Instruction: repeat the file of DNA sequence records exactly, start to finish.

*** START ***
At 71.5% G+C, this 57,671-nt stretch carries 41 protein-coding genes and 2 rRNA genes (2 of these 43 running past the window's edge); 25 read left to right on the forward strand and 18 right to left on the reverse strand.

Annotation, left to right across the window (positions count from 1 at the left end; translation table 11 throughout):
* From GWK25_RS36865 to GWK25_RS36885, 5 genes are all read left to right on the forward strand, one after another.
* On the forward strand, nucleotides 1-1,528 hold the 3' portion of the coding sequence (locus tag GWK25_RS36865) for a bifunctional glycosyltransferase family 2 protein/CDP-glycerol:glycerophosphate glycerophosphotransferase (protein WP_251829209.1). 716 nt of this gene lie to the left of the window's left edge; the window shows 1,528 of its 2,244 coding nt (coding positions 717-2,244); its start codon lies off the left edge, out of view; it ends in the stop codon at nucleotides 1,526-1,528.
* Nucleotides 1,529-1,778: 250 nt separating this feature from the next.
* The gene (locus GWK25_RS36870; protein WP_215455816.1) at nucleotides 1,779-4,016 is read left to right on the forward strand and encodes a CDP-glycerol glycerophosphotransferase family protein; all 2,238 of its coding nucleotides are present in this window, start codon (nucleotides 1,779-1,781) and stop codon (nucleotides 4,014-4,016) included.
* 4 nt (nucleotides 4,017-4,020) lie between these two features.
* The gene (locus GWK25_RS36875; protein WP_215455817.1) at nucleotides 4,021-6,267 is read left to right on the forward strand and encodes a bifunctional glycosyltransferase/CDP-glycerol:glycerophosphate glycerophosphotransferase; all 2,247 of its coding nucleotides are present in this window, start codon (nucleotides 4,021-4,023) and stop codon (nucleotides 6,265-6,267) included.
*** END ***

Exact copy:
At 71.5% G+C, this 57,671-nt stretch carries 41 protein-coding genes and 2 rRNA genes (2 of these 43 running past the window's edge); 25 read left to right on the forward strand and 18 right to left on the reverse strand.

Annotation, left to right across the window (positions count from 1 at the left end; translation table 11 throughout):
* From GWK25_RS36865 to GWK25_RS36885, 5 genes are all read left to right on the forward strand, one after another.
* On the forward strand, nucleotides 1-1,528 hold the 3' portion of the coding sequence (locus tag GWK25_RS36865) for a bifunctional glycosyltransferase family 2 protein/CDP-glycerol:glycerophosphate glycerophosphotransferase (protein WP_251829209.1). 716 nt of this gene lie to the left of the window's left edge; the window shows 1,528 of its 2,244 coding nt (coding positions 717-2,244); its start codon lies off the left edge, out of view; it ends in the stop codon at nucleotides 1,526-1,528.
* Nucleotides 1,529-1,778: 250 nt separating this feature from the next.
* The gene (locus GWK25_RS36870; protein WP_215455816.1) at nucleotides 1,779-4,016 is read left to right on the forward strand and encodes a CDP-glycerol glycerophosphotransferase family protein; all 2,238 of its coding nucleotides are present in this window, start codon (nucleotides 1,779-1,781) and stop codon (nucleotides 4,014-4,016) included.
* 4 nt (nucleotides 4,017-4,020) lie between these two features.
* The gene (locus GWK25_RS36875; protein WP_215455817.1) at nucleotides 4,021-6,267 is read left to right on the forward strand and encodes a bifunctional glycosyltransferase/CDP-glycerol:glycerophosphate glycerophosphotransferase; all 2,247 of its coding nucleotides are present in this window, start codon (nucleotides 4,021-4,023) and stop codon (nucleotides 6,265-6,267) included.